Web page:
The U.S. gross domestic product report for the second quarter of 2017 confirmed that economic growth accelerated to a 2.6 percent annualized rate from the first quarter’s sluggish 1.2 percent pace. That should reassure equity investors, but dollar bulls face a number of significant headwinds, including weak inflation, bearish trading technicals and now potential for U.S. fiscal policy disappointment.
It’s been a tough year for the greenback, which has already fallen some 9 percent as measured by the Bloomberg Dollar Spot Index. Add to that the dour outlook issued by the International Monetary Fund, which earlier this week lowered its forecasts for U.S. GDP growth in 2017 to 2.1 percent from 2.3 percent, and cut its outlook for 2018 to 2.1 percent from 2.5 percent.
Five year / weekly chart: The US dollar index is testing a major support area of 93. Below that is 84-85. Then 79 comes in to view. Break below 93 could be major. Index is very oversold now, so not surprised to see a pop, and then drop. Momentum could be big on the way down.
Further, in my technical view USD had too much trouble getting much above 100. There’s a solid ceiling in place, while support is breaking down. Lots of potential momentum to the downside given the catalysts: dysfunctional gov’t, enormous debt burden, no signs of Fed effectively tightening or reducing balance sheet in meaningful way, and huge amounts of capital seeking higher returns will likely go to EM and EU.
As the dollar surges past 97, toward 100, the rest of the market seems to be catching on that this is a risk off signal. Just about every asset class is selling off today as a result. There’s no single catalyst for the stronger dollar. More a myriad of micro-catalysts:
- The assumption that the EU, UK, Japan and others will continue QE and ZIRP/NIRP as the US Fed raises rates.
- The notion that the US Fed will raise rates at a faster pace (than they have in the last 3 years of jawboning about it).
- The structural economic problems in other economies (making ours seem like the least bad of the bunch).
- Weakness in demand for assets in Japan and Europe.
- Brexit and the follow-on economic impact on UK.
With all of that in mind, I believe that the current leg of the US dollar rally is becoming problematic for the goals of the US Federal Reserve. Indeed, a strengthening dollar on top of rising US Treasury yields is in a way a de facto tightening. Liquidity tightens and lending/margin speculation decreases.
Should the rally strengthen I believe it will create a significant downside catalyst for a multitude of other asset classes. And there is some small chance that it could spiral in to a deflationary headwind should the situation grow out of the control. My opinion is that the dollar strength could be utilized as an entry point in to beaten up asset classes, especially commodities and emerging markets.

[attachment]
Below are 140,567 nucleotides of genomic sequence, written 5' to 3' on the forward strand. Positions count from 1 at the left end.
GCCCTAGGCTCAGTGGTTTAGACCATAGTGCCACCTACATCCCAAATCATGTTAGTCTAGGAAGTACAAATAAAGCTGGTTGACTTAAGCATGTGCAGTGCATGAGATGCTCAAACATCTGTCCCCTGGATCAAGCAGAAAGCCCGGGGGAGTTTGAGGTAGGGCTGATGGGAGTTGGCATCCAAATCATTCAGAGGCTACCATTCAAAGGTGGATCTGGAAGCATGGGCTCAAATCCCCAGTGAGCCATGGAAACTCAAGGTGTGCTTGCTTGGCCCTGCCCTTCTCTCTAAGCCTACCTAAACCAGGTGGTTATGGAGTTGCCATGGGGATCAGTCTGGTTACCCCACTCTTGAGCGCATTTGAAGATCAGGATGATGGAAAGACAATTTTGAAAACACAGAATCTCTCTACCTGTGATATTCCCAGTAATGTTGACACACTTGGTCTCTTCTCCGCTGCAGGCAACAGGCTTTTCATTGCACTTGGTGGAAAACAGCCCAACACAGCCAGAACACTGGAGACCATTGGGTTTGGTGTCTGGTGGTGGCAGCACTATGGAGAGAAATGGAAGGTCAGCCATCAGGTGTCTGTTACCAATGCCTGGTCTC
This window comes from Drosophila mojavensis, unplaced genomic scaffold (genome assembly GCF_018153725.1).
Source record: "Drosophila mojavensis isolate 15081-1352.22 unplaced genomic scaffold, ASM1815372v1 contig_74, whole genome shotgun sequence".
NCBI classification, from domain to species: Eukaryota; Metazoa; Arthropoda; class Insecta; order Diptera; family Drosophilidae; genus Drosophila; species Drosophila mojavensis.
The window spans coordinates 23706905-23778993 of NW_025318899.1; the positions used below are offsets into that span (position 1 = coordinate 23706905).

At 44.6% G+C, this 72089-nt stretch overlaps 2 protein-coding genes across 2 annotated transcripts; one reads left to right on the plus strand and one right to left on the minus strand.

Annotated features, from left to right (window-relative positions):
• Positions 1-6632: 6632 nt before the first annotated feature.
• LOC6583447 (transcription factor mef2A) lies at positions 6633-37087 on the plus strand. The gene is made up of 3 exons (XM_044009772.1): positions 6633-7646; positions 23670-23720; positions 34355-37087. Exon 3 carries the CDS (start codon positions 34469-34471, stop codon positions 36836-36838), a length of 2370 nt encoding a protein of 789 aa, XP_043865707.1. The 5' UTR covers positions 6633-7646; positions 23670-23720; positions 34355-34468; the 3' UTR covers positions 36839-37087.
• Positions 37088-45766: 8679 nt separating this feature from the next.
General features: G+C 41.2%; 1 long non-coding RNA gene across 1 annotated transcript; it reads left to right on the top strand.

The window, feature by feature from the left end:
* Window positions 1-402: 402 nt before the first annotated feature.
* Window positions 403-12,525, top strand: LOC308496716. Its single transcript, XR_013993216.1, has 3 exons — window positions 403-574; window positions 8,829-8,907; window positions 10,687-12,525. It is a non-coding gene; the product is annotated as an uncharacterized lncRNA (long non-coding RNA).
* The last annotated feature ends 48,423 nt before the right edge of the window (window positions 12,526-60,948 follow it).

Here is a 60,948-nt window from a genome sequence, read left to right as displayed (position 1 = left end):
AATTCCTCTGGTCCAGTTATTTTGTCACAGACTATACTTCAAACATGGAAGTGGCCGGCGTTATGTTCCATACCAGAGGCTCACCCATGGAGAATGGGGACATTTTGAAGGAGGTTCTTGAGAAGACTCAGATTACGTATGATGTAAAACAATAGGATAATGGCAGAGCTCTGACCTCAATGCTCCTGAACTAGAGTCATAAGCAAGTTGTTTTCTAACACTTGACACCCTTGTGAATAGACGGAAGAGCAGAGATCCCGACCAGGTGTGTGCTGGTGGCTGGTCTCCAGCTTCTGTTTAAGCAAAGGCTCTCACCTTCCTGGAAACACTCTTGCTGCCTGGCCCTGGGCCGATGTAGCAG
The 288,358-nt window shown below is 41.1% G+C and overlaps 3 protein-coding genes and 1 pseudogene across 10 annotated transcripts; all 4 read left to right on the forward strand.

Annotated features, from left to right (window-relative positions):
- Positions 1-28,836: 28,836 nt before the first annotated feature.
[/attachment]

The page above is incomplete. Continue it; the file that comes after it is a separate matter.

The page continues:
Let’s watch carefully and see where the market takes us from here.
The British pound keeps reminding me that once a reserve currency loses the confidence of its participants, volatility becomes a big problem.
Crashing, as it had post-Brexit and most recently during an HFT-triggered 2 minute flash implosion, shows that even the most liquid markets can become bidless.
This is, in a nutshell, why diversification of investments, including across different asset classes and base currencies, is critical.
The Brazilian Real was walloped and the dollar was clearly a standout winner. Gold’s relative underperformance shows against US dollars that the US dollar is still seen as a safe haven currency.
Until that changes gold will underperform as measured by US dollars. I think we’re closer a that point in time when we see positive price action then we were a year ago, but I can’t say for certain if the markets will agree until stocks move in to a bear market.
As seen in the start of 2016, when stocks were out of favor, gold caught a bid and moved higher each day stocks were sold off. Now that stocks are catching a bid, gold is selling off.
Whether or not 2016 is the year that stocks enter a bear market remains in question. I am inclined to think that we have only seen a prelude for the downside in stocks that could occur this year.
Storms are brewing. The wind will carry them from the east to the west. Be careful out there.
Thursday will be another difficult day in stocks and risky credit markets. The dollar is no longer being seen as much of a safe haven. Gold is catching a bid, but for how long?